Countdown begins for third try launching Boeing’s Starliner crew capsule

Astronauts Suni Williams and Butch Wilmore, wearing their Boeing spacesuits, leave NASA's crew quarters during a launch attempt May 6.
Enlarge / Astronauts Suni Williams and Butch Wilmore, wearing their Boeing spacesuits, leave NASA’s crew quarters during a launch attempt May 6.

Fresh off repairs at the launch pad in Florida, United Launch Alliance engineers restarted the countdown overnight for the third attempt to send an Atlas V rocket and Boeing’s Starliner spacecraft on a test flight to the International Space Station.

NASA astronauts Butch Wilmore and Suni Williams were expected to awake early Wednesday, put on their blue pressure suits, and head to the launch pad at Cape Canaveral Space Force Station to board the Starliner capsule on top of the 172-foot-tall Atlas V rocket.

Once more through the door

Wilmore and Williams have done this twice before in hopes of launching into space on the first crew flight of Boeing’s Starliner spacecraft. A faulty valve on the Atlas V rocket prevented liftoff May 6, then engineers discovered a helium leak on the Starliner capsule itself. After several weeks of troubleshooting, NASA and Boeing officials decided to proceed with another launch attempt Saturday.

Everything seemed to be coming together for Boeing’s long-delayed crew test flight until a computer problem triggered an automatic hold in the countdown less than four minutes before liftoff. Technicians from United Launch Alliance (ULA), the Atlas V rocket’s builder and operator, traced the problem to a failed power distribution source connected to a ground computer responsible for controlling the final phase of the countdown.

The instantaneous launch opportunity Wednesday is set for 10:52 am EDT (14:52 UTC), when the launch site at Cape Canaveral passes underneath the space station’s orbital plane. Forecasters predict a 90 percent chance of good weather for launch. You can watch NASA’s live coverage in the video embedded below.

The countdown began late Tuesday night with the power-up of the Atlas V rocket, which was set to be filled with cryogenic liquid hydrogen and liquid oxygen propellants around 5:00 am EDT (09:00 UTC). Kerosene fuel was loaded into the Atlas V’s first-stage booster prior to the mission’s first launch attempt in early May.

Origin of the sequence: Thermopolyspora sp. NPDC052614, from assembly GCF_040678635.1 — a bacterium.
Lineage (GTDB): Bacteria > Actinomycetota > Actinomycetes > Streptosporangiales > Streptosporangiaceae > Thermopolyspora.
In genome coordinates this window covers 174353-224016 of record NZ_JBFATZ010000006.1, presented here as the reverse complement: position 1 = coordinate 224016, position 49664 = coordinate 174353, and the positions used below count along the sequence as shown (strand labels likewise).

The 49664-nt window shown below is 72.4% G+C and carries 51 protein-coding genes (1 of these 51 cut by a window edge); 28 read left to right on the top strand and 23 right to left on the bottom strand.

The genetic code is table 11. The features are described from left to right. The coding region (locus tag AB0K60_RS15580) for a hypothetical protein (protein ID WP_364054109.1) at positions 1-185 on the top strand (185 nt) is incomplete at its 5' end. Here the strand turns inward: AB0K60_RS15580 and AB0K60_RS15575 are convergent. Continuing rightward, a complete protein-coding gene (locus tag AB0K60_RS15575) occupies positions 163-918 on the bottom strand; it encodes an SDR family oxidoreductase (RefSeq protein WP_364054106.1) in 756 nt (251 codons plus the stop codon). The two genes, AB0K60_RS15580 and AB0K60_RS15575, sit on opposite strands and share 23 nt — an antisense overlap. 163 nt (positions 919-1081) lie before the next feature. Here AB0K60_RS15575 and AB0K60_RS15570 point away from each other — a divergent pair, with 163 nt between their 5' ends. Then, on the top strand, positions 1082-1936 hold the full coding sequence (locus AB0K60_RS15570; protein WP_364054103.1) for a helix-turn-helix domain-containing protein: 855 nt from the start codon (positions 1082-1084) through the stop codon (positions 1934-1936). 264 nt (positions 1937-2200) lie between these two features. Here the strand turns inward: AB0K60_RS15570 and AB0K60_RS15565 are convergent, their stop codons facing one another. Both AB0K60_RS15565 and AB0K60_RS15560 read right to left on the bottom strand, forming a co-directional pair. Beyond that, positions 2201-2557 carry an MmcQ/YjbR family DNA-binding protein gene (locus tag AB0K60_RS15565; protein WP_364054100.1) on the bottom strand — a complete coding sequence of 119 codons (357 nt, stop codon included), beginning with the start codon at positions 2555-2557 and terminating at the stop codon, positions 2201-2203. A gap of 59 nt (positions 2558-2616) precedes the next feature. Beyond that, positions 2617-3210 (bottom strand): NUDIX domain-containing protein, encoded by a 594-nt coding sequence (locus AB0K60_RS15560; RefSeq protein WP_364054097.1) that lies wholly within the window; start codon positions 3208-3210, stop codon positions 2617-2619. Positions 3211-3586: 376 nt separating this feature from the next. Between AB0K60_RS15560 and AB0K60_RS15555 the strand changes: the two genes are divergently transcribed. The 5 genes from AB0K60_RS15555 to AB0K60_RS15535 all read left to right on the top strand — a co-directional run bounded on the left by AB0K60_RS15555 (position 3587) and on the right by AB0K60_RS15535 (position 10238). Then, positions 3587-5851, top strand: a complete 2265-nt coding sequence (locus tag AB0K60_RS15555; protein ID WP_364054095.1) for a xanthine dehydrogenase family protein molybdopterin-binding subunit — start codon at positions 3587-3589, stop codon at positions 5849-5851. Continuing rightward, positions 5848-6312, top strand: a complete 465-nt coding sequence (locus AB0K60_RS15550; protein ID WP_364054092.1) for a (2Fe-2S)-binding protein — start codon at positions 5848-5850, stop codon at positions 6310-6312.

The two Starliner astronauts departed crew quarters at NASA’s Kennedy Space Center for the 20-minute drive to the launch pad, where they arrived shortly before 8:00 am EDT (12:00 UTC) to climb into their seats inside the Starliner capsule. After pressure checks of the astronauts’ suits and Starliner’s crew cabin, ground teams will evacuate the pad about an hour before launch.

Assuming all systems are “go” for launch, the Atlas V will ignite its Russian-made RD-180 main engine and two solid-fueled boosters to vault away from Cape Canaveral and head northeast over the Atlantic Ocean. Wilmore and Williams will be not only the first people to fly in space on Boeing’s Starliner, but also the first astronauts to ride on an Atlas V rocket, which has flown 99 times before with satellites for the US military, NASA, and commercial customers.

The rocket’s Centaur upper stage will deploy Starliner into space around 15 minutes after liftoff. A critical burn by Starliner’s engines will happen around 31 minutes into the flight to finish the task of placing it into low-Earth orbit, setting it up for an automated docking at the International Space Station at 12:15 pm EDT (16:15 UTC) Thursday.

The two-person crew will stay on the station at least a week, although a mission extension is likely if the mission is going well. Officials may decide to extend the mission to complete more tests or to wait for optimal weather conditions at Starliner’s primary and backup landing sites in New Mexico and Arizona. When weather conditions look favorable, Starliner will undock from the space station and head for landing under parachutes.

The crew test flight is a prerequisite to Boeing’s crew capsule becoming operational for NASA, which awarded multibillion-dollar commercial crew contracts to Boeing and SpaceX in 2014. SpaceX’s Crew Dragon started flying astronauts in 2020, while Boeing’s project has been stricken by years of delays.

Wilmore and Williams, both former US Navy test pilots, will take over manual control of Starliner at several points during the test flight. They will evaluate the spacecraft’s flying characteristics and accommodations for future flights, which will carry four astronauts at a time rather than two.

“The expectation from the media should not be perfection,” Wilmore told Ars earlier this year. “This is a test flight. Flying and operating in space is hard. It’s really hard, and we’re going to find some stuff. That’s expected. It’s the first flight where we are integrating the full capabilities of this spacecraft.”

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